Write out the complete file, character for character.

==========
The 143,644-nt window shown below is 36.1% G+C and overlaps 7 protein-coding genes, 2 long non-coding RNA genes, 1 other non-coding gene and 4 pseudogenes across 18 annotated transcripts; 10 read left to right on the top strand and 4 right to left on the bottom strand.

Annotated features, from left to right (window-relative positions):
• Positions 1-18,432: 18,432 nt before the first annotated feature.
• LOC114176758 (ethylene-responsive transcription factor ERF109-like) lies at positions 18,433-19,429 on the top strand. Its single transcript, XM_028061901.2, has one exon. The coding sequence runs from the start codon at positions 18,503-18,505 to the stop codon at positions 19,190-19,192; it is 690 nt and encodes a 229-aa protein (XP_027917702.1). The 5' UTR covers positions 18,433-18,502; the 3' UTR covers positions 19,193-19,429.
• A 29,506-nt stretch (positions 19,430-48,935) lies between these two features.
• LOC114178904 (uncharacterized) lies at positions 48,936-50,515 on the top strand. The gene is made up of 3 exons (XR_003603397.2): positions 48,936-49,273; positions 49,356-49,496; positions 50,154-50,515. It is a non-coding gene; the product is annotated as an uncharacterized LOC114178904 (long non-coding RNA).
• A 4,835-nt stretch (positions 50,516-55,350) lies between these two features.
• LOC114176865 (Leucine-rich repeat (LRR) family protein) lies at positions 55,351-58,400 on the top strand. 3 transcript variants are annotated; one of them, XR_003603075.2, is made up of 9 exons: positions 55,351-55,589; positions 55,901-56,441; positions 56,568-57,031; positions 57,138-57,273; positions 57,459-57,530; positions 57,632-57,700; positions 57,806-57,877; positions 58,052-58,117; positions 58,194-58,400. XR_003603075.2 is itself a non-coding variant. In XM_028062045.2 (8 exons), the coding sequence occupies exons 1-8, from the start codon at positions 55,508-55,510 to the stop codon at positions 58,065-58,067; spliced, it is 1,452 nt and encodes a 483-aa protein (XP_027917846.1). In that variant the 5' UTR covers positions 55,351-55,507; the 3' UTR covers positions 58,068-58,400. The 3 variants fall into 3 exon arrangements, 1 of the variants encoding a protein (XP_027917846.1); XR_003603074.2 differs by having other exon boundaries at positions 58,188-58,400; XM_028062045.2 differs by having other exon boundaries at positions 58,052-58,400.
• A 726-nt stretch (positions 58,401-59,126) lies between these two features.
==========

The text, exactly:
The 143,644-nt window shown below is 36.1% G+C and overlaps 7 protein-coding genes, 2 long non-coding RNA genes, 1 other non-coding gene and 4 pseudogenes across 18 annotated transcripts; 10 read left to right on the top strand and 4 right to left on the bottom strand.

Annotated features, from left to right (window-relative positions):
• Positions 1-18,432: 18,432 nt before the first annotated feature.
• LOC114176758 (ethylene-responsive transcription factor ERF109-like) lies at positions 18,433-19,429 on the top strand. Its single transcript, XM_028061901.2, has one exon. The coding sequence runs from the start codon at positions 18,503-18,505 to the stop codon at positions 19,190-19,192; it is 690 nt and encodes a 229-aa protein (XP_027917702.1). The 5' UTR covers positions 18,433-18,502; the 3' UTR covers positions 19,193-19,429.
• A 29,506-nt stretch (positions 19,430-48,935) lies between these two features.
• LOC114178904 (uncharacterized) lies at positions 48,936-50,515 on the top strand. The gene is made up of 3 exons (XR_003603397.2): positions 48,936-49,273; positions 49,356-49,496; positions 50,154-50,515. It is a non-coding gene; the product is annotated as an uncharacterized LOC114178904 (long non-coding RNA).
• A 4,835-nt stretch (positions 50,516-55,350) lies between these two features.
• LOC114176865 (Leucine-rich repeat (LRR) family protein) lies at positions 55,351-58,400 on the top strand. 3 transcript variants are annotated; one of them, XR_003603075.2, is made up of 9 exons: positions 55,351-55,589; positions 55,901-56,441; positions 56,568-57,031; positions 57,138-57,273; positions 57,459-57,530; positions 57,632-57,700; positions 57,806-57,877; positions 58,052-58,117; positions 58,194-58,400. XR_003603075.2 is itself a non-coding variant. In XM_028062045.2 (8 exons), the coding sequence occupies exons 1-8, from the start codon at positions 55,508-55,510 to the stop codon at positions 58,065-58,067; spliced, it is 1,452 nt and encodes a 483-aa protein (XP_027917846.1). In that variant the 5' UTR covers positions 55,351-55,507; the 3' UTR covers positions 58,068-58,400. The 3 variants fall into 3 exon arrangements, 1 of the variants encoding a protein (XP_027917846.1); XR_003603074.2 differs by having other exon boundaries at positions 58,188-58,400; XM_028062045.2 differs by having other exon boundaries at positions 58,052-58,400.
• A 726-nt stretch (positions 58,401-59,126) lies between these two features.